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Home Search Collections Journals About Contact us My IOPscience Thermal conductivity and contact resistance of metal foams This article has been downloaded from IOPscience. Please scroll down to see the full text article. 2011 J. Phys. D: Appl. Phys. 44 125406 ( View the table of contents for this issue, or go to the journal homepage for more Download details: IP Address: The article was downloaded on 10/03/2011 at 18:32 P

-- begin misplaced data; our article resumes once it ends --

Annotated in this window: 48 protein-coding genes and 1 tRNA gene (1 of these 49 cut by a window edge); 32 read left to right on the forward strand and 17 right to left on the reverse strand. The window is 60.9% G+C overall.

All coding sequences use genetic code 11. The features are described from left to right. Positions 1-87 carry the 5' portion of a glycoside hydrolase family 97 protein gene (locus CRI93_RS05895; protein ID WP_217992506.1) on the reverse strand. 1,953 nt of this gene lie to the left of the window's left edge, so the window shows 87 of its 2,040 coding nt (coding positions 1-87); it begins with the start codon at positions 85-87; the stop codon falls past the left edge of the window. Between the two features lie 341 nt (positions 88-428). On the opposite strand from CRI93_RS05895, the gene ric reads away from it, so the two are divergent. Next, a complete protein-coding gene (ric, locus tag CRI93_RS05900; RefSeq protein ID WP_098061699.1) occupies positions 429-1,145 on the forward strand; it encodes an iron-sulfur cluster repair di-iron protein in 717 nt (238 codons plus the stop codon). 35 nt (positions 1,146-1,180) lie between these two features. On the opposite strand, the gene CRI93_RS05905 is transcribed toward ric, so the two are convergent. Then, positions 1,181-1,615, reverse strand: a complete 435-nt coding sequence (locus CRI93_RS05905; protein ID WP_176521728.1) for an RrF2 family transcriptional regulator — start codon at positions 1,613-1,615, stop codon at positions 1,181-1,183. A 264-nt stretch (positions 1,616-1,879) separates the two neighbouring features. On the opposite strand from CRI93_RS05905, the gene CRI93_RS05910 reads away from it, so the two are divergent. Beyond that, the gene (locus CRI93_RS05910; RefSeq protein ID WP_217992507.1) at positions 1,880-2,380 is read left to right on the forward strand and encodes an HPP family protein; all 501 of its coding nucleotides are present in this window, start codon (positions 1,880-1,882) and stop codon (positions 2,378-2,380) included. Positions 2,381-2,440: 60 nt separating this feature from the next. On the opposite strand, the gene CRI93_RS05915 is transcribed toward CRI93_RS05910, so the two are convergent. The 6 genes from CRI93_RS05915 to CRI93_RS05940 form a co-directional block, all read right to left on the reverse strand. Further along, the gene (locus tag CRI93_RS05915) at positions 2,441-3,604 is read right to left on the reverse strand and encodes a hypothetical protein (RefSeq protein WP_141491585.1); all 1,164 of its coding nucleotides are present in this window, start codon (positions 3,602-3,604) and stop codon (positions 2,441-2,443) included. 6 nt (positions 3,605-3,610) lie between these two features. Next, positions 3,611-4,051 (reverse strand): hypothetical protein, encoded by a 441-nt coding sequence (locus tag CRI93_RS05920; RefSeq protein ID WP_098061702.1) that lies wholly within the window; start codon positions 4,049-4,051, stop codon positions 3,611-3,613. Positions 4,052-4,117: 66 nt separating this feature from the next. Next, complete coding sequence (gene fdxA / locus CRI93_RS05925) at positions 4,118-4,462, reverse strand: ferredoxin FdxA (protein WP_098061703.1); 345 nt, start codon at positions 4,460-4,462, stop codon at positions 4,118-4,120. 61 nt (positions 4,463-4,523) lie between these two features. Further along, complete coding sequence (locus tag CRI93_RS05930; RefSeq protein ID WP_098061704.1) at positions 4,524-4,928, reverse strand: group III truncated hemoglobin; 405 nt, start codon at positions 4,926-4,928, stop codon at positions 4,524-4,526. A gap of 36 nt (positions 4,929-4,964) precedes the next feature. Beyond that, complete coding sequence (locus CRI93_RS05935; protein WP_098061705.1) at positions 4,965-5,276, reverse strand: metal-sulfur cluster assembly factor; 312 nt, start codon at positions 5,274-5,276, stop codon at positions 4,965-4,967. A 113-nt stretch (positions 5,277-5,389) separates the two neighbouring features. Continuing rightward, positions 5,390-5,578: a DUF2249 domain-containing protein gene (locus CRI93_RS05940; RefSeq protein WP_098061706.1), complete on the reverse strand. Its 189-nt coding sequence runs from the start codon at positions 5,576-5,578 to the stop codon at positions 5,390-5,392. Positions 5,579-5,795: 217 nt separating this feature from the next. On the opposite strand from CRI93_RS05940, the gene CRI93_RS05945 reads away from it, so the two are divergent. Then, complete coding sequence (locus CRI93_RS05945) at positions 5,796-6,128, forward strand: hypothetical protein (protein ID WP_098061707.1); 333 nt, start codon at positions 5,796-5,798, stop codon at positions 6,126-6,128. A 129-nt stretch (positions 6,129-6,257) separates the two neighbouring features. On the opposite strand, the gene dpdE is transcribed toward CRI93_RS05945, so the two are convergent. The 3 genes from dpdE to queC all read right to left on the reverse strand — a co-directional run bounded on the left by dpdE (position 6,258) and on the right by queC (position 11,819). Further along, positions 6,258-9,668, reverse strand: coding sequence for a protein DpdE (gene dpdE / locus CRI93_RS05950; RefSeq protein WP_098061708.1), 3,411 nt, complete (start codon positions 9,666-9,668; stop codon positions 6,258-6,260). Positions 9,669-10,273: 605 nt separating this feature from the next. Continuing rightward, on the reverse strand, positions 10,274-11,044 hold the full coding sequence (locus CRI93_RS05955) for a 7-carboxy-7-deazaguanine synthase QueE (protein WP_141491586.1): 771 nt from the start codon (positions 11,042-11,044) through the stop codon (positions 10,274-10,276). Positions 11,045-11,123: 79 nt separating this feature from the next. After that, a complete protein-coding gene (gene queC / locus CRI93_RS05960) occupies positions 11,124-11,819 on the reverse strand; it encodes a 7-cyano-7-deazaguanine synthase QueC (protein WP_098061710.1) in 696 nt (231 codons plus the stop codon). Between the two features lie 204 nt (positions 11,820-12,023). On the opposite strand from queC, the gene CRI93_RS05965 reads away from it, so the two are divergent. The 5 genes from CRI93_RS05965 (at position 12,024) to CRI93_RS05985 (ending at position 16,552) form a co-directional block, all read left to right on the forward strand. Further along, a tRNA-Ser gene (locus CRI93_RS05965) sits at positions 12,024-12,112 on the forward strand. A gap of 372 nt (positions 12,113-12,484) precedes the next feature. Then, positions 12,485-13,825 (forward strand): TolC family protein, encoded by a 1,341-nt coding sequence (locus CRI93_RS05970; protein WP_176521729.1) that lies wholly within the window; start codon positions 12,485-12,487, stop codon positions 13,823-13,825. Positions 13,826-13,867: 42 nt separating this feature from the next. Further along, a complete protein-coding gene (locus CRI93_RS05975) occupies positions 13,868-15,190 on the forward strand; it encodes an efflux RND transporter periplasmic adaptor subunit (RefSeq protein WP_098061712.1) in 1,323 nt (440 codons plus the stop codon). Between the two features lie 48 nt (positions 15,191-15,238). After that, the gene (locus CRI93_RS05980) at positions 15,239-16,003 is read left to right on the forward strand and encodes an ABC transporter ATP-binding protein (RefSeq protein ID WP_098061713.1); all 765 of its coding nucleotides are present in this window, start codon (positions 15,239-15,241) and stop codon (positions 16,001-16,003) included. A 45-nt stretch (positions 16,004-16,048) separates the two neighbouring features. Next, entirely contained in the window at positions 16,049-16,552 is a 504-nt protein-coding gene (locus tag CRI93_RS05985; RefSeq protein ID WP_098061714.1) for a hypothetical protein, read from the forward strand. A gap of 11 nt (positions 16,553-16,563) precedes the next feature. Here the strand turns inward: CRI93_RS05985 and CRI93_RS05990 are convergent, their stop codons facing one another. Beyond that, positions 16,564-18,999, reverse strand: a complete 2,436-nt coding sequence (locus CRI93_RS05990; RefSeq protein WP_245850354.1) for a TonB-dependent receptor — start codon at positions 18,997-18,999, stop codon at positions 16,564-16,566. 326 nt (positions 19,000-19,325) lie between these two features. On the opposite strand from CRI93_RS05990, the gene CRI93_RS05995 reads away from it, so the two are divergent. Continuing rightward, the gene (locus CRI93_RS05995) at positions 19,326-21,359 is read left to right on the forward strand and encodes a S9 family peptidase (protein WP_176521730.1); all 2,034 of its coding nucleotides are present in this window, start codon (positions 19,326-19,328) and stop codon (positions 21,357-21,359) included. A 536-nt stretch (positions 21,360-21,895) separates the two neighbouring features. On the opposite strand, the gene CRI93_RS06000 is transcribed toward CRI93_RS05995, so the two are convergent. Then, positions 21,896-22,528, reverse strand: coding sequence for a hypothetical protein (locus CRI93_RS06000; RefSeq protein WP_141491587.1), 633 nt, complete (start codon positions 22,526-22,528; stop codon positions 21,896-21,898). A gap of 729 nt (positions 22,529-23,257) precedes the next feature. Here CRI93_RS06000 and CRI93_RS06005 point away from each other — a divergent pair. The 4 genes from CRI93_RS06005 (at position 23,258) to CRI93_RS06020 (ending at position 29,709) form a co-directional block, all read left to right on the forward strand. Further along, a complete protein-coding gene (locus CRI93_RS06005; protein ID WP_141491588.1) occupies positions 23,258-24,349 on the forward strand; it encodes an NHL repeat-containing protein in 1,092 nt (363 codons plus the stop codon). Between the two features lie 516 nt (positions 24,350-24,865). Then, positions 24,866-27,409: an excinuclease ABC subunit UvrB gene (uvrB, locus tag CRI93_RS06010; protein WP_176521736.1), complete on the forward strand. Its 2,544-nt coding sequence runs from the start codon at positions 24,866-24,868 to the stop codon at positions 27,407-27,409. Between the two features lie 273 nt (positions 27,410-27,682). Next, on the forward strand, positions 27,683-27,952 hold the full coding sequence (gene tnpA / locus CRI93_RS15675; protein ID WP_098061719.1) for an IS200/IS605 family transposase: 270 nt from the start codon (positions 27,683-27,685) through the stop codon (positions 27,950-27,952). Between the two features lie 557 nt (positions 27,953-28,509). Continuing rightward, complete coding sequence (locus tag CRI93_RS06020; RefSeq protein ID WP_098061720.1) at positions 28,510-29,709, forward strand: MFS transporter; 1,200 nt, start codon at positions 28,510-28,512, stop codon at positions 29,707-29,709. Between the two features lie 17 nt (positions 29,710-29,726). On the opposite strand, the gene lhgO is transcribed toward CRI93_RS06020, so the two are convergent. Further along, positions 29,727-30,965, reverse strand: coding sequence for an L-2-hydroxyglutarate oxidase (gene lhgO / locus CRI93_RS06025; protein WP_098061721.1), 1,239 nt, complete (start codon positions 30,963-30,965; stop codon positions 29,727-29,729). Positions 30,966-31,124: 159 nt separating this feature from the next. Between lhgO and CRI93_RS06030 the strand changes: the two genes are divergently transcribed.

Thermal conductivity and contact resistance of metal foams This article has been downloaded from IOPscience. Please scroll down to see the full text article.2011 J. Phys. D: Appl. Phys. 44 125406( details:IP Address: article was downloaded on 10/03/2011 at 18:32Please note that terms and conditions apply.View the table of contents for this issue, or go to the  journal homepage for more HomeSearchCollectionsJournalsAboutContact usMy IOPscience  IOP P UBLISHING  J OURNAL OF  P HYSICS  D: A PPLIED  P HYSICS J. Phys. D: Appl. Phys.  44  (2011) 125406 (7pp) doi:10.1088/0022-3727/44/12/125406 Thermal conductivity and contactresistance of metal foams E Sadeghi 1 , 2 , 3 , S Hsieh 2 and M Bahrami 2 1 Department of Mechanical Engineering, University of Victoria, Victoria, BC, V8W 3P6, Canada 2 Mechatronic Systems Engineering, School of Engineering Science, Simon Fraser University, Surrey,BC, V3T 0A3, CanadaE-mail: Received 15 September 2010, in final form 20 January 2011Published 10 March 2011Online at Abstract Accurate information on heat transfer and temperature distribution in metal foams is necessaryfor design and modelling of thermal-hydraulic systems incorporating metal foams. Theanalysis of heat transfer requires determination of the effective thermal conductivity as well asthe thermal contact resistance (TCR) associated with the interface between the metal foam andthe adjacent surfaces/layers. In this study, a test bed that allows the separation of effectivethermal conductivity and TCR in metal foams is described. Measurements are performed in avacuum under varying compressive loads using ERG Duocel aluminium foam samples withdifferent porosities and pore densities. Also, a graphical method associated with a computercode is developed to demonstrate the distribution of contact spots and estimate the real contactarea at the interface. Our results show that the porosity and the effective thermal conductivityremain unchanged with the variation of compression in the range 0–2MPa; but TCR decreasessignificantly with pressure due to an increase in the real contact area at the interface.Moreover, the ratio of real to nominal contact area varies between 0 and 0.013, dependingupon the compressive force, porosity, pore density and surface characteristics.(Some figures in this article are in colour only in the electronic version) 1. Introduction Transport phenomena in porous media have been the focusof many industrial and academic investigations [1–4]. The majority of the studies reported in the literature deal withlow porosity media such as granular materials and packedbeds [1,2]. Over the last decade, high porosity micro- structures such as open-cell metal foams have received moreattention. Interest in these media stems from their relativelylow cost, ultra-low density, high surface area to volume ratioand their ability to mix the passing fluid. These features arehighly desirable for a wide variety of applications includingmicroelectronics cooling, aerospace technology, filtration andcompact heat exchangers [3–7]. In the majority of these applications, thereisaninterfacebetweenthefoamandasolidsurface which gives rise to an important phenomenon calledthermal contact resistance (TCR) acting against heat transfer 3 Author to whom any correspondence should be addressed. in metal foams. Due to high porosity and irregularities of the free surface of metal foams, the actual contact area at theinterface with a solid surface is very small; this emphasizesthe significance of TCR at metal foam–solid surface interface.In some applications, metal foams are brazed to a metalsheet which may create a perfect contact, but because of highporosity of the medium, TCR still exists due to constrictionandspreadingoftheheatflowpassingthroughthemetalsheet–foam interface.A review of the literature indicates that in all previousstudies related to heat transfer in metal foams, e.g. [8–15], the TCR was either neglected due to attachment of a metalsheet to the foam or ‘bundled up’ with the effective thermalconductivity and only the effective thermal conductivity valuewas reported. One fundamental issue with combining thetwo is that TCR is an  interfacial phenomenon  which isa function of mechanical load, surface characteristics andthermal conductivity of both interfacing surfaces, whereasthermal conductivity is a transport coefficient characterizing 0022-3727/11/125406+07$33.00  1  © 2011 IOP Publishing Ltd Printed in the UK & the USA  J. Phys. D: Appl. Phys.  44  (2011) 125406 E Sadeghi  et al the  bulk   medium. Thermal conductivity and TCR shouldtherefore be distinguished. Furthermore, the effect of compression on thermal conductivity and TCR has not beenthoroughly investigated.The objective of this study is to measure the thermalconductivity and contact resistance of metal foams andestimate the size and distribution of contact spots (realcontact area) at the interface. The experimental techniquedeveloped in this study allows the deconvolution of TCRand thermal conductivity and was used to perform acomprehensive experimental study to determine the effectivethermal conductivity and TCR at different compressiveloads.A custom-made test bed was designed and built thatenables the measurements of thermal conductivity and TCRof porous media under a vacuum. The test bed was equippedwithaloadingmechanismthatallowstheapplicationofvariouscompressive loads on the samples. ERG Duocel aluminiumfoamswithvariousporositiesandporedensitiesareusedintheexperiments. The tests are performed under a vacuum, wherethe test column was surrounded by an aluminium radiationshield to limit the radiation heat losses. The effective thermalconductivity and TCR are deduced from the total thermalresistancemeasurementsbyperformingaseriesofexperimentswith aluminium foam samples of various thicknesses andsimilarmicro-structures,i.e.porosityandporedensity. Effectsof compression, porosity and pore density are studied on theeffective thermal conductivity and TCR.To estimate the real contact area at the metal foam–solid interface, a pressure sensitive carbon paper is placedbetween the foam and the solid surface to print the contactspots at different compressive loads. A computer code is thendevelopedusingMATLABtoanalysetheproducedimagesandcalculate the size of contact spots. 2. Thermal conductivity and TCR measurements Aschematicofthetestbedforthermalmeasurementsisshownin figure 1. The test chamber consists of a stainless-steel base plate and a bell jar enclosing the test column. The test columnconsists of, from top to bottom, the loading mechanism, thesteel ball, the heater block, the upper fluxmeter, the sample,the lower fluxmeter, the heat sink (cold plate), the load celland the polymethyl methacrylate (PMMA) layer. The heaterblock consists of circular flat copper in which a cylindricalpencil-type electrical heater is installed. The designed coldplate consists of a hollow copper cylinder, 1.9cm high and15cm diameter. Cooling is accomplished using a closed loopwater-glycol bath in which the coolant temperature can be set.The cold plate is connected to the chiller unit which adjuststhe cold water temperature. A 1000lbs load cell is used tomeasure the applied load to the sample. The fluxmeters weremade of a standard electrolyte iron material. In this study, thecold plate temperature and the power of the electrical heaterwere set on 0 ◦ C and 12W, respectively.To measure temperatures, six T-type thermocouples wereattached to each fluxmeter at specific locations shown infigure 1. The thermocouples were located 5mm apart with 12.5 101054512.5 1010545 thermocouplesthermocouplesupper fluxmeterlower fluxmetersamplecold plate(heat sink)load cellelectricalheatersteel ballapplied loadbase plateAll dimensions are in (mm) PMMAinsulation layer Figure 1.  Schematic of the test bed for thermal measurement. Table 1.  Properties of the studied Al foam samples.Sample number #1 #2 #3 #4Porosity 0.903 0.906 0.945 0.953Pore density (PPI) 10 20 10 20Thickness (mm) 13.93 13.90 13.92 13.9317.89 17.91 17.95 17.96 the first one 10mm from the contact surface. The thermalconductivity of the iron fluxmeter was known and used tomeasure the heat flow rate transferred through the contactinterface. The samples used in this study are open-cellaluminium foams. These Duocel foams were producedthrough a proprietary process developed by ERG in which theresulting foam has the identical chemical composition of thebase alloy used. The foams were made of aluminium alloys of 6101 and cut in cylindrical shapes with the diameter of 25mmand then were polished. Aluminium foam samples with theporosity range 90–96% and pore density of 10 and 20 PPI areused in this study; see table 1 for more details. 2.1. Test procedure To study heat conduction only through the solid ligamentsand contact surfaces, experiments were conducted under avacuum. A vacuum level of 10 − 5 mbar was achieved underthe test chamber using a vacuum machine. Temperaturesand pressure were recorded at various compressive loadswhen steady-state conditions were achieved; to reach thermal2  J. Phys. D: Appl. Phys.  44  (2011) 125406 E Sadeghi  et al Table 2.  Uncertainty of involving parameters in the analysis. δQQδT T δt t δAAδP  c P  c δφ s φ s 3.2% 1.7% 0.5% 0.8% 2.5% 2.2% equilibriumalltheexperiment’sparameterswerekeptconstantand carefully monitored for approximately 4–5h for each datapoint. The effects of compression were investigated over therange 0.3–2MPa.The temperature gradient between the hot and cold platesresultsinessentiallyone-dimensionalheattransferfromthetoptothebottomofthetestcolumn. Potentialcontributionofradi-ationheattransferintheexperimentalsetupcanbedividedinto:(1) Radiation inside the micro-structure: our measurementsshow that the maximum temperature difference betweentwo neighbouring pores in the sample is 8.3 ◦ C andtemperature level inside the foam is less than 100 ◦ C.After some calculations, we found that the contribution of radiation compared with conduction heat transfer insidethe foam is less than 1%.(2) Interfacialradiation: thisradiationmayoccurbetweenthefluxmeters and the metal foam surfaces at the interface.The temperature drops at the interface as a result of contact resistance. Our measurements show that thistemperature drop is between 4 and 28 ◦ C, dependingon the compressive load. The maximum contributionof interfacial radiation compared with conduction isestimated to be less than 0.5%.As a result, one can conclude the heat transfer in the presentexperiments is mostly due to conduction. The heat transferthroughthefluxmeterscanbedeterminedusingFourier’sequa-tion: Q =− kA d T  d z,  (1)where d T   /d z  is the temperature gradient along the test col-umn,  k  is the thermal conductivity of the fluxmeters and  A  isthe cross-sectional area of the samples/fluxmeters. The tem-peratures at the top and bottom contact surfaces can be ex-trapolated through the measured heat flux. The measured totalthermal resistance at each pressure,  R tot , includes the sample(bulk) thermal resistance and the TCR (at the top and bottominterfaces) and can be expressed as R tot  = R MF  + TCR = T  ul Q,  (2)where  T  ul  is the temperature difference between the upperand the lower contact surfaces.  R MF  and TCR are the metalfoam resistance and the total contact resistance (summation of contactresistanceatthetopandbottomsurfaces),respectively.To deconvolute thermal conductivity and TCR, twoexperiments were performed with samples of differentthicknesses; but with identical micro-structural parameters,e.g. porosity and pore density. Due to identical micro-structure and similar surface characteristics at the top andbottom interfaces, contact resistances for both samples can beconsidered equal at the same pressure. Applying equation (2)tobothmeasurementsandsubtractingthemyieldstheeffectivethermal conductivity: k eff   = t  1 R MF1 A = t  2 R MF2 A,  (3) k eff   = t  1 − t  2 (R tot1 − R tot2 )A,  (4)where  t  1  and  t  2  are the two different thicknesses of the Alfoam sample at a specific applied pressure and  A  is the cross-sectional area of the sample. To investigate the effect of compression on the sample thickness, Al foam samples withdifferent porosities (0 . 9  < ε <  0 . 96 )  and pore densities werecompressed step by step using a standard tensile-compressionmachine. Thickness variation was measured for all samples atdifferent pressures from 0 to 2MPa using a Mitutoyo digitalmicrometer with the accuracy of 1 µ m. The results show thatthe maximum thickness variation is less than 1.5% and maybe neglected. Equation (4) can be used to find the effective thermal conductivity; the TCR can then be calculated byequation (2). 2.2. Uncertainty analysis Considering the relationships for evaluating the effectivethermal conductivity and the TCR, i.e. equations (4), (2), the relevant parameters in the analysis can be expressed as R tot  = f(Q,T,t,A,P  c ,φ s ).  (5)The main uncertainty in these experiments is due to errorsin determining the heat flux through the sample which leadsto a maximum error of 3.2%. The maximum uncertaintiesfor the thermocouples and the data acquisition readings are ± 1 ◦ C which introduces a maximum error of 1.7% betweenthe interfaces of the sample and the fluxmeters. The relativedensity of the similar samples with two different thicknesseswas measured and the difference was used as a representativeof the morphological uncertainty. This uncertainty as wellas those associated with the load cell, thickness and cross-sectional area measurements are listed in table 2. The maximumuncertaintyforthethermalresistancemeasurementscan be calculated from [16] δR tot R tot =  δQQ  2 +  δT T   2 +  δt t   2 +  δAA  2 +  δP  c P  c  2 +  δφ s φ s  2  1 / 2 .  (6)For this study, the maximum uncertainty is estimated tobe ± 5%. 3. Morphology of contact spots To find the size and distribution of contact spots, a sheetof carbon copy paper along with a white paper was placedon the top and bottom of the samples. The assembly wascompressed in a standard tensile-compression machine andthe contact spots were printed on the white paper. Theprinted images were captured with a high resolution camera.3